Another big change is evidence-based practice, says Cohen. “One of the biggest reasons patients are being treated more efficiently is because most techniques being taught these days have research to back up that they actually do work,” he says. “Of course, therapists do use techniques from the past which help as well, but all of the techniques being researched that show results quicker are taking a front seat to [past techniques] which weren't as effective or weren't effective at all.”

Increasing efficiency, decreasing costs
Adopting functional outcomes and evidence-based practices helps reduce hospital re-admittance numbers and health care costs for older citizens, says Elizabeth Olkowski, coordinator of PT clinical services at Fox Rehabilitation and a board-certified specialist in geriatric PT. By using clinical decision-making algorithms and differential diagnosis to accurately evaluate and treat patients, PTs are standardizing exercise prescriptions to maximize proper dosage and strength gains. Functional outcomes are being used with standardized data to evaluate patients from the beginning of their care to discharge, to show gains and optimize function. “It’s important to use evidence-based screens to identify patients’ risk factors before they experience a fall or significant decline in function,” she says.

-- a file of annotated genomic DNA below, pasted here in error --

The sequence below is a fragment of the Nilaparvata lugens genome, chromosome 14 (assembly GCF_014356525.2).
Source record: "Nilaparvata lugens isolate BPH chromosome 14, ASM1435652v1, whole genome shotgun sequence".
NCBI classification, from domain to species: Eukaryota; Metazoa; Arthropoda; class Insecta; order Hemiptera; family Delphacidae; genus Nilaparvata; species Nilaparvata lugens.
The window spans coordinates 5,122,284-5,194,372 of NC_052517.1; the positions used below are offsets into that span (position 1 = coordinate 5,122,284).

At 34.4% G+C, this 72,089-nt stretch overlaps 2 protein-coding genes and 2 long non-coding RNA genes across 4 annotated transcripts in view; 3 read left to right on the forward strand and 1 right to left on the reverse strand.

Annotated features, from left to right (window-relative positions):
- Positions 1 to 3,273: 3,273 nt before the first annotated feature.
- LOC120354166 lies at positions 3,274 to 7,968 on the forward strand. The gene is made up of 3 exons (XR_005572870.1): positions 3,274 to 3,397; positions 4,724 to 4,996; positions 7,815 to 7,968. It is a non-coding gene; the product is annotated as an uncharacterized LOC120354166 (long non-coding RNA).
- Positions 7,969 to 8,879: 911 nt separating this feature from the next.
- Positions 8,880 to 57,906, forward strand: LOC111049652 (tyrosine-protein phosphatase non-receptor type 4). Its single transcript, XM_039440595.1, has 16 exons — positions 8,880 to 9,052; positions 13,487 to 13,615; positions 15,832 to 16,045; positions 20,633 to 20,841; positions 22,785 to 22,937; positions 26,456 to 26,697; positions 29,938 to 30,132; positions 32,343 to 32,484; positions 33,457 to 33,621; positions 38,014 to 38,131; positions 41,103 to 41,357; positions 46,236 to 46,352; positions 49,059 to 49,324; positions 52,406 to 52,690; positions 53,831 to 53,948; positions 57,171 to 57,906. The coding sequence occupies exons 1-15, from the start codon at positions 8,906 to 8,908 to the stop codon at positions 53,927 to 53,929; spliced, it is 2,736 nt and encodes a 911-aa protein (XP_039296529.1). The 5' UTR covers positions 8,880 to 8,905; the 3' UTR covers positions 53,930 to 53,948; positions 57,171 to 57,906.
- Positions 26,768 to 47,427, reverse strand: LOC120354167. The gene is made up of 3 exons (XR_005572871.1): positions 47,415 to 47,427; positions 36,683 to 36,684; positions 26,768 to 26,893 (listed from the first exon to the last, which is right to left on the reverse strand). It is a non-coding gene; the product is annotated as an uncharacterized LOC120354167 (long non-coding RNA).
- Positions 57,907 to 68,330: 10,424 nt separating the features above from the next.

“Sustained and widely adopted trends provide better treatments,” says Rocco Gervasi, a doctor of PT with Advantage Therapy and Sleep Centers’ Cherry Hill location. “This is accomplished by medical education and preventive medicine delivery. As a practitioner detects propensities toward specific pathologies, [she] may be able to intervene and attenuate those progressions. As functional mobility increases and quality of life improves, people become less sedentary, more active participants in society,” he says.

“By being proactive and performing evidenced-based fall screens or diabetic foot screens in community settings or in assisted living facilities, we can identify those at risk for falls or decreased sensation,” adds Olkowski. “This way we can intervene before an individual has a fall or develops a wound and cut down hospital costs by billions of dollars.”

Future trends
Two important growing trends are therapists having a doctorate degree, and direct access, which allows patients to seek PT treatment without a physician’s prescription, says Wallace. “As the population ages and people need quicker access to health care, there will be a higher demand on physicians, and direct access allows a patient to access PT care without necessarily seeing their doctor first.”